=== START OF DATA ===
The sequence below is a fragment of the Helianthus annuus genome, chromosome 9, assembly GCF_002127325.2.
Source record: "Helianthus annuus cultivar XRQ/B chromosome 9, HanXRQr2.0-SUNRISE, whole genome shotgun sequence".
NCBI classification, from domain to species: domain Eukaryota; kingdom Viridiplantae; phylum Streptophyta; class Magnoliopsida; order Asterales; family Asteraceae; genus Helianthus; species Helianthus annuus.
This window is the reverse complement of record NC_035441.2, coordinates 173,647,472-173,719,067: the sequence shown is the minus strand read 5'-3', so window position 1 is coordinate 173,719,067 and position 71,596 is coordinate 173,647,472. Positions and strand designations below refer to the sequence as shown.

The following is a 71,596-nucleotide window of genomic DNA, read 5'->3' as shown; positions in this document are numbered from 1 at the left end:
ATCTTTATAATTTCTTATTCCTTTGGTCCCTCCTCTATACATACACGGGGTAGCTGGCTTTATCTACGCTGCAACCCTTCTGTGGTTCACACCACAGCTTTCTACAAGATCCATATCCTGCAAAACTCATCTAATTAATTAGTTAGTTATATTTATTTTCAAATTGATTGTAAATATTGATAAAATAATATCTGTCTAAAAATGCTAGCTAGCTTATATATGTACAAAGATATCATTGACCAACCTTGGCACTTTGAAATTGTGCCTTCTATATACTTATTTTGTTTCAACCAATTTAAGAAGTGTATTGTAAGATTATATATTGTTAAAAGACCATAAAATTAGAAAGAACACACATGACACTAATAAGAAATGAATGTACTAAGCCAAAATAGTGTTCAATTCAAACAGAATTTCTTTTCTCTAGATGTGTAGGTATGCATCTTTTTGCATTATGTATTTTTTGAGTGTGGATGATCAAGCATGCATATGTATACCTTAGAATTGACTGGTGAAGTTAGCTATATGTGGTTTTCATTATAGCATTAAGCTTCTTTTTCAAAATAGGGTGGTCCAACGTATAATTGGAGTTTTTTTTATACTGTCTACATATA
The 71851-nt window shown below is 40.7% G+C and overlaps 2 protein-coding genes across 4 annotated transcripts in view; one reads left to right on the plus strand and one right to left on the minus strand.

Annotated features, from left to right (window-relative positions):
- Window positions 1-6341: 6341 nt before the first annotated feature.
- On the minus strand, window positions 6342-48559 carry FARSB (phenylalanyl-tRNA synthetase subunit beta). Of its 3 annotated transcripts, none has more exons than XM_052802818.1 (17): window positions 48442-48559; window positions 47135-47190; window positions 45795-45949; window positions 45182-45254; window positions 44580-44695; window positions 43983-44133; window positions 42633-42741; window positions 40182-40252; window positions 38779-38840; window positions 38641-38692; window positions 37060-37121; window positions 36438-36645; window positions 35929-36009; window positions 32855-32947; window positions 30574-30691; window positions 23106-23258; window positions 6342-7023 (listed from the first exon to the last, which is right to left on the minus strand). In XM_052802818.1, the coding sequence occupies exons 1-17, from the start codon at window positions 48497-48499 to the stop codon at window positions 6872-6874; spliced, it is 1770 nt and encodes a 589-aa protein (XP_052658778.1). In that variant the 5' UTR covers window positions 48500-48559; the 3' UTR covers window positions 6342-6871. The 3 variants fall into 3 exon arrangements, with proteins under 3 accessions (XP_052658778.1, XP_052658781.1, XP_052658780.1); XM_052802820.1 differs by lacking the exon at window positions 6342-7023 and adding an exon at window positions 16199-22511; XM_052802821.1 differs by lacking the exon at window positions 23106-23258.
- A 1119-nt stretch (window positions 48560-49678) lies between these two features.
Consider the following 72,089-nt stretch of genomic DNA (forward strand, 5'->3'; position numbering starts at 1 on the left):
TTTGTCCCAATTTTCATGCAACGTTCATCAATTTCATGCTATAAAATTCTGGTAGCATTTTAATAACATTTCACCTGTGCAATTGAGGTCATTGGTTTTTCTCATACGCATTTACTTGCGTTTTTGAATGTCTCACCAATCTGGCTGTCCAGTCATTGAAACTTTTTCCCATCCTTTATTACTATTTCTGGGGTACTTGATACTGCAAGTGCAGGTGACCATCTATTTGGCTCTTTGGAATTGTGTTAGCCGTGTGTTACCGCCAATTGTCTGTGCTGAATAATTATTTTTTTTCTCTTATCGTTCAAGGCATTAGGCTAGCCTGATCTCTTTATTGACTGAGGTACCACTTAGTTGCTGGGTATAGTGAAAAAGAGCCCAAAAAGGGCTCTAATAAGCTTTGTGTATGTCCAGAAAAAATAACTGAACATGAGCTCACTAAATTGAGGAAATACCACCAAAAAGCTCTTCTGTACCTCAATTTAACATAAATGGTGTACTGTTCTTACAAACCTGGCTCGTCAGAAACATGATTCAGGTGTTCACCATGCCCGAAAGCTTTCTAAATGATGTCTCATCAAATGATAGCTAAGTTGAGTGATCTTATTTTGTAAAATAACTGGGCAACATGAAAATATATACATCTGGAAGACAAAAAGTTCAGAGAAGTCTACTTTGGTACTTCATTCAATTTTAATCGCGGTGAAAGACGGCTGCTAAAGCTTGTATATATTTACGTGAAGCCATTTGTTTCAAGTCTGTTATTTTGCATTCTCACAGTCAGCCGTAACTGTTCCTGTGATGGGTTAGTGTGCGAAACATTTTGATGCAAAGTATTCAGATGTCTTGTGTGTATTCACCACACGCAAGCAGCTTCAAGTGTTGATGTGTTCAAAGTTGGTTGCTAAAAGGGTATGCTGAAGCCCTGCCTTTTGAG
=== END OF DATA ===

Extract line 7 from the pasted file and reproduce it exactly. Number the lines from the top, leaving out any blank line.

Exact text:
The 71851-nt window shown below is 40.7% G+C and overlaps 2 protein-coding genes across 4 annotated transcripts in view; one reads left to right on the plus strand and one right to left on the minus strand.